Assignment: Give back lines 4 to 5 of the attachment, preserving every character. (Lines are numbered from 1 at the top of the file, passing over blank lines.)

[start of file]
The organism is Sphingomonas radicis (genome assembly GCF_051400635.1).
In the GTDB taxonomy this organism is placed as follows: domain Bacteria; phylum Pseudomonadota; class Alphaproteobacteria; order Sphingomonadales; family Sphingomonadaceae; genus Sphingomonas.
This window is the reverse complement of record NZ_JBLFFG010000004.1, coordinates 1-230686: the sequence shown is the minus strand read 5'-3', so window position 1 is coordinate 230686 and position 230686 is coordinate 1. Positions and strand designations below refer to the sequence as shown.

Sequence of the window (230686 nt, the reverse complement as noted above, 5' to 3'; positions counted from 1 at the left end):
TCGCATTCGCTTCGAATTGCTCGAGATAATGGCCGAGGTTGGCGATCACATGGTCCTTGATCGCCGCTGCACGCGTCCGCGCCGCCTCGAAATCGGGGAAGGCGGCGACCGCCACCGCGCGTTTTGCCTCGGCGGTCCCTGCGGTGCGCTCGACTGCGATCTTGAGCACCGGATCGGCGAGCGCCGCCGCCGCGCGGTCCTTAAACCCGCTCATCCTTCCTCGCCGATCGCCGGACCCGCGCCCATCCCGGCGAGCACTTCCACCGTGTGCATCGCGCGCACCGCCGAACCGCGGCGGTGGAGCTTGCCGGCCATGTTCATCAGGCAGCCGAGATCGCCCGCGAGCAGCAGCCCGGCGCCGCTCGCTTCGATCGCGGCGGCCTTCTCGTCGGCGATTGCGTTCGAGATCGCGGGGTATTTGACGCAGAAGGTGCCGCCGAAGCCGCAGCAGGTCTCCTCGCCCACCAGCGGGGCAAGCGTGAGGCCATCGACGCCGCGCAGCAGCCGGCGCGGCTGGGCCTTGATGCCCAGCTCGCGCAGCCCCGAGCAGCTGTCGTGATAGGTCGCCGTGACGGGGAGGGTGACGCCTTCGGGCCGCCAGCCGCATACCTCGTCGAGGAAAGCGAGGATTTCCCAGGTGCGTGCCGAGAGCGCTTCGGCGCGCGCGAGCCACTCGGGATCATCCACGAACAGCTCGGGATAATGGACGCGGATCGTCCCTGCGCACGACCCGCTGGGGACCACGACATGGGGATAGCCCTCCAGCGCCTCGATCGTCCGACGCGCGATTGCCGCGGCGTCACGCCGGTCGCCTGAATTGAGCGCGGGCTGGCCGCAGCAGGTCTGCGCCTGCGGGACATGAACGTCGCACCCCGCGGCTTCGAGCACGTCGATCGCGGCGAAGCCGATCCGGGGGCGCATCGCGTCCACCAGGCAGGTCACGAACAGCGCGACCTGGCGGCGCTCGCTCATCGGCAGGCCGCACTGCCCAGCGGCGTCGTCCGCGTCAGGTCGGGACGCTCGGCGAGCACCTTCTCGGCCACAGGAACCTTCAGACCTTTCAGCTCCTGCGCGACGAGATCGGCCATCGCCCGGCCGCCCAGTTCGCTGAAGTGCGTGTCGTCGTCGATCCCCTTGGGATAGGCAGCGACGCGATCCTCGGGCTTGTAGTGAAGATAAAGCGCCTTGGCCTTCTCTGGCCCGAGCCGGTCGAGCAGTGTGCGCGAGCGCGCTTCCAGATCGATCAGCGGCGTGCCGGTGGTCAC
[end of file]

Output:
Sequence of the window (230686 nt, the reverse complement as noted above, 5' to 3'; positions counted from 1 at the left end):
TCGCATTCGCTTCGAATTGCTCGAGATAATGGCCGAGGTTGGCGATCACATGGTCCTTGATCGCCGCTGCACGCGTCCGCGCCGCCTCGAAATCGGGGAAGGCGGCGACCGCCACCGCGCGTTTTGCCTCGGCGGTCCCTGCGGTGCGCTCGACTGCGATCTTGAGCACCGGATCGGCGAGCGCCGCCGCCGCGCGGTCCTTAAACCCGCTCATCCTTCCTCGCCGATCGCCGGACCCGCGCCCATCCCGGCGAGCACTTCCACCGTGTGCATCGCGCGCACCGCCGAACCGCGGCGGTGGAGCTTGCCGGCCATGTTCATCAGGCAGCCGAGATCGCCCGCGAGCAGCAGCCCGGCGCCGCTCGCTTCGATCGCGGCGGCCTTCTCGTCGGCGATTGCGTTCGAGATCGCGGGGTATTTGACGCAGAAGGTGCCGCCGAAGCCGCAGCAGGTCTCCTCGCCCACCAGCGGGGCAAGCGTGAGGCCATCGACGCCGCGCAGCAGCCGGCGCGGCTGGGCCTTGATGCCCAGCTCGCGCAGCCCCGAGCAGCTGTCGTGATAGGTCGCCGTGACGGGGAGGGTGACGCCTTCGGGCCGCCAGCCGCATACCTCGTCGAGGAAAGCGAGGATTTCCCAGGTGCGTGCCGAGAGCGCTTCGGCGCGCGCGAGCCACTCGGGATCATCCACGAACAGCTCGGGATAATGGACGCGGATCGTCCCTGCGCACGACCCGCTGGGGACCACGACATGGGGATAGCCCTCCAGCGCCTCGATCGTCCGACGCGCGATTGCCGCGGCGTCACGCCGGTCGCCTGAATTGAGCGCGGGCTGGCCGCAGCAGGTCTGCGCCTGCGGGACATGAACGTCGCACCCCGCGGCTTCGAGCACGTCGATCGCGGCGAAGCCGATCCGGGGGCGCATCGCGTCCACCAGGCAGGTCACGAACAGCGCGACCTGGCGGCGCTCGCTCATCGGCAGGCCGCACTGCCCAGCGGCGTCGTCCGCGTCAGGTCGGGACGCTCGGCGAGCACCTTCTCGGCCACAGGAACCTTCAGACCTTTCAGCTCCTGCGCGACGAGATCGGCCATCGCCCGGCCGCCCAGTTCGCTGAAGTGCGTGTCGTCGTCGATCCCCTTGGGATAGGCAGCGACGCGATCCTCGGGCTTGTAGTGAAGATAAAGCGCCTTGGCCTTCTCTGGCCCGAGCCGGTCGAGCAGTGTGCGCGAGCGCGCTTCCAGATCGATCAGCGGCGTGCCGGTGGTCAC